The Northwest of Sichuan was part of Kham, one of the three Tibetan Provinces until 1965. Almost 80% of the population is Tibetan.
Yaks, like camels in the desert and reindeer in the tundra, are essential to the survival of the Tibetan. They are used as pack animals and in food (butter, butter tea, tsampa : mixture of barley flour and butter etc).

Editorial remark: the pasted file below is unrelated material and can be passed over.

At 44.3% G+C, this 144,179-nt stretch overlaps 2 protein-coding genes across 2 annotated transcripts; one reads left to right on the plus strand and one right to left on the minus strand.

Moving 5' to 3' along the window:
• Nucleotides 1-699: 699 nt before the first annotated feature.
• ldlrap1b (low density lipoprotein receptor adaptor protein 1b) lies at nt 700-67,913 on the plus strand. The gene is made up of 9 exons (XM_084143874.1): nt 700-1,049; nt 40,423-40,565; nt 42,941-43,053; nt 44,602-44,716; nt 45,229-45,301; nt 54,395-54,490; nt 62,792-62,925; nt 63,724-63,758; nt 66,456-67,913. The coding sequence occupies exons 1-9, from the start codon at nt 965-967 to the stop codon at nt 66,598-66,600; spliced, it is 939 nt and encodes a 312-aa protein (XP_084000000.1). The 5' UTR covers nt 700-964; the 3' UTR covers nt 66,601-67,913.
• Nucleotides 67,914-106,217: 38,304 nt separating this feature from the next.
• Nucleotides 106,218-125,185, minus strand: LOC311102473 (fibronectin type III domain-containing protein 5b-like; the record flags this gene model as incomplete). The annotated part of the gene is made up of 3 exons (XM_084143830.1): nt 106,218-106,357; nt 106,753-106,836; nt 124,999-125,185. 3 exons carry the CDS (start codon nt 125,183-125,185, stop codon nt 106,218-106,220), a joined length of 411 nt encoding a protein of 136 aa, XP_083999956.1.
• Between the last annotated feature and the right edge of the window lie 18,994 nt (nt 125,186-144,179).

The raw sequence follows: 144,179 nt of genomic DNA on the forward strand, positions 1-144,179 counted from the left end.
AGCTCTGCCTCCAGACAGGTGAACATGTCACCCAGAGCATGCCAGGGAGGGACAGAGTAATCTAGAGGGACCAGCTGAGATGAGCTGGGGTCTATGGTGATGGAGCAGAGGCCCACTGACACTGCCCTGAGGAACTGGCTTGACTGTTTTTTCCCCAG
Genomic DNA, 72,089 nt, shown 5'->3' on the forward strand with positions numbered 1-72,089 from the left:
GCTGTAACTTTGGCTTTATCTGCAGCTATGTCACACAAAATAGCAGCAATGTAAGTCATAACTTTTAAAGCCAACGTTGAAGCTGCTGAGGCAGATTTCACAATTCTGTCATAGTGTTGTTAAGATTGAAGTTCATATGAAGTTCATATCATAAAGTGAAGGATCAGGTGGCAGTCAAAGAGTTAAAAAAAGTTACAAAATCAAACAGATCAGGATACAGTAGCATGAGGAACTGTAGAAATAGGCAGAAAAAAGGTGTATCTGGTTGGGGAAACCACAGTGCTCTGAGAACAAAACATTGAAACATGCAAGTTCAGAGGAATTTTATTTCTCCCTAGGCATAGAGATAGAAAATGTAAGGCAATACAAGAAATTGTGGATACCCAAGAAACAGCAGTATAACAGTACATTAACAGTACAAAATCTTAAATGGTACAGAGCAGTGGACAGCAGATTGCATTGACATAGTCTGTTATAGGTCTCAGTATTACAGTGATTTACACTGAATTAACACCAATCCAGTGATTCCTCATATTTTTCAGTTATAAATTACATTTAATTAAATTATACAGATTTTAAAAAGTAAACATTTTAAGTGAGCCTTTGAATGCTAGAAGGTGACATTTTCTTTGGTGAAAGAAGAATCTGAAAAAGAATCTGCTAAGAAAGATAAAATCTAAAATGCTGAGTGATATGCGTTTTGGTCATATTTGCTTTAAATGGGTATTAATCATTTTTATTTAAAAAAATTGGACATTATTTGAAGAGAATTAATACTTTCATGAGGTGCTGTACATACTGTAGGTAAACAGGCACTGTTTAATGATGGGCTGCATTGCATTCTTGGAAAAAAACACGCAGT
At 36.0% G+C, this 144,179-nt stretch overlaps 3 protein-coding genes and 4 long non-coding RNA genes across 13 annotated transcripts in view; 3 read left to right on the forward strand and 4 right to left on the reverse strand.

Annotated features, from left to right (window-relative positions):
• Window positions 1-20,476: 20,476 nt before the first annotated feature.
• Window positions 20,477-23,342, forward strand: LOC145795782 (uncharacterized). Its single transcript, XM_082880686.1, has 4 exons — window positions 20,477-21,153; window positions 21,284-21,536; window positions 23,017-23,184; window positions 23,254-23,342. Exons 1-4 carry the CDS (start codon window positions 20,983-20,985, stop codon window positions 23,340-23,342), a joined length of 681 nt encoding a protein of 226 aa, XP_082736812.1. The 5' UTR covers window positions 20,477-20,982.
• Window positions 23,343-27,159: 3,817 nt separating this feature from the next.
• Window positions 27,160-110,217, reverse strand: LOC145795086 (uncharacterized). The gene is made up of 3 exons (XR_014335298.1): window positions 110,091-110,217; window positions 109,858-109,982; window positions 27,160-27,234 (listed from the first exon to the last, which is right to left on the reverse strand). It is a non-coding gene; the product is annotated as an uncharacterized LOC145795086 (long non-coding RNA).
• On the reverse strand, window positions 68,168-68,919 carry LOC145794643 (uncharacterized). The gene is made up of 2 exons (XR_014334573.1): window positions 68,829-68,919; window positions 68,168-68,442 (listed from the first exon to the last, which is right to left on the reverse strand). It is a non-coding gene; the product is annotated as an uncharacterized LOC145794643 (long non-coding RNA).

They practice sky burial. The body of the deceased is placed on a flat stone. A monk sings around the body, then the Rogyapas notch it. Once the flesh is eaten by vultures, the Rogyapas grind the carcass that is mixed with barley flour and yak milk. Then the vultures finish eating the body. The origin of sky burials are firstly for practical reasons. Tibet has only a few trees, so there’s no wood for coffins; it is also mountainous which make it difficult to bury a body. Moreover, Tibetans are Buddhists, and feeding the vultures is a way to return to nature.